Upper Big Tracadie Women’s Work

Marjorie (“Margie”) Desmond was born on October 18, 1939 in Upper Big Tracadie, Guysborough County, one of eight children. After leaving school, she became the childcare provider at the home of Donald and Margaret I. Chisholm. She helped raise the Chisholms’ six children, including John. “Margie stayed with my family for more than 30 years,” said John Chisholm. “My siblings, my children, and my nieces and nephews all grew up with her and we considered her a close family member. We have been privileged to work with so many devoted and reliable employees over the years that became like family to us. Margie represents all of them.”

Mrs. Dorothy Day (nee Ash) worked as a domestic for the Hagerty family of Monastery (late 1930’s-early 1940’s) prior to her marriage to John Day of Upper Big Tracadie.  She was the first to live in the second Hagerty home built in Monastery.  She originally had a room designated as the maid’s room on the third floor, but the cold forced her out and into quarters on the second floor.  She enjoyed working for the Hagerty’s and was called ‘Cook’ up until the day she fixed the generator, after the handy man had failed to do so, when she received the name ‘Chief’.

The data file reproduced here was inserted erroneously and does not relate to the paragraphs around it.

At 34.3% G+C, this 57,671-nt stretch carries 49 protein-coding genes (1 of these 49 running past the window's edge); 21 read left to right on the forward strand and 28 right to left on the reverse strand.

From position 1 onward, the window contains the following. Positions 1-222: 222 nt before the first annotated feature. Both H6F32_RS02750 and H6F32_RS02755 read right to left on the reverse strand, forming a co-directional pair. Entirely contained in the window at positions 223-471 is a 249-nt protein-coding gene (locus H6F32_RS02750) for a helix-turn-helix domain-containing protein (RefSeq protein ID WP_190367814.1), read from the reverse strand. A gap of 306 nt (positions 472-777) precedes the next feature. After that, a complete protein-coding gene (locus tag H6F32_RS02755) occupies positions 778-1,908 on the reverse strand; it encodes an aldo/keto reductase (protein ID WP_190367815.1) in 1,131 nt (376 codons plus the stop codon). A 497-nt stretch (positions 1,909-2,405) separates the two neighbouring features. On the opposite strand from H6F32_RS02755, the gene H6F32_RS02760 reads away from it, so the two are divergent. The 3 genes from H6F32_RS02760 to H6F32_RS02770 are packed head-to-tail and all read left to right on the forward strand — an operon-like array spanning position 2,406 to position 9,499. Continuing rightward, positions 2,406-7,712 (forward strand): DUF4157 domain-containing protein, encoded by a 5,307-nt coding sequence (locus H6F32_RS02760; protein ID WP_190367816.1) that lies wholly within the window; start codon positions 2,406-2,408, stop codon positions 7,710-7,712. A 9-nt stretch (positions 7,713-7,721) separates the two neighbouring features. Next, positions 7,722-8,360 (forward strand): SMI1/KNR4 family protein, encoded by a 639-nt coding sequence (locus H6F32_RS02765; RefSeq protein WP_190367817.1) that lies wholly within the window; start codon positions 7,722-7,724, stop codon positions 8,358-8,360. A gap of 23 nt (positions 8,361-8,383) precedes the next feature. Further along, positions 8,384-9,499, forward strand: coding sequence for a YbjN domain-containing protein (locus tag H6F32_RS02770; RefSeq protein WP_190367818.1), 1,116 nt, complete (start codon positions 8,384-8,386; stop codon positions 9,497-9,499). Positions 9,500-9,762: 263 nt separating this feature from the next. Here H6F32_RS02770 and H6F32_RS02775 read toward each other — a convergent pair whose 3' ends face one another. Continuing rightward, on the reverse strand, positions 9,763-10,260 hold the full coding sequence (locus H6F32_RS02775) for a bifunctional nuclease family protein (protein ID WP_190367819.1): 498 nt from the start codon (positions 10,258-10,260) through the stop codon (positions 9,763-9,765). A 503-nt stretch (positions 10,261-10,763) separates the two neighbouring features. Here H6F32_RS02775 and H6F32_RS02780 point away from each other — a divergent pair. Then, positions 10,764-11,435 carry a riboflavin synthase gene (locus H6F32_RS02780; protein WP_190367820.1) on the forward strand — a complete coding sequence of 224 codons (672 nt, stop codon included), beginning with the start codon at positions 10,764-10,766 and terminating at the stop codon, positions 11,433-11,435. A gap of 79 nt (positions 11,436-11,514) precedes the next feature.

An African Canadian Nanny with her charges strolling along the Guysborough waterfront; typifies the work opportunities for African Canadian women in the first half of the 20th century.

Ms. Elsie Elizabeth Elms, Mrs. Patricia Skinner’s mother, left home when Pat was very young (late 1930’s) and travelled to the United States, to work and send money back to the family in Canada.  She first entered the U.S. as a nanny and eventually worked her way through night school and into a high level secretarial position.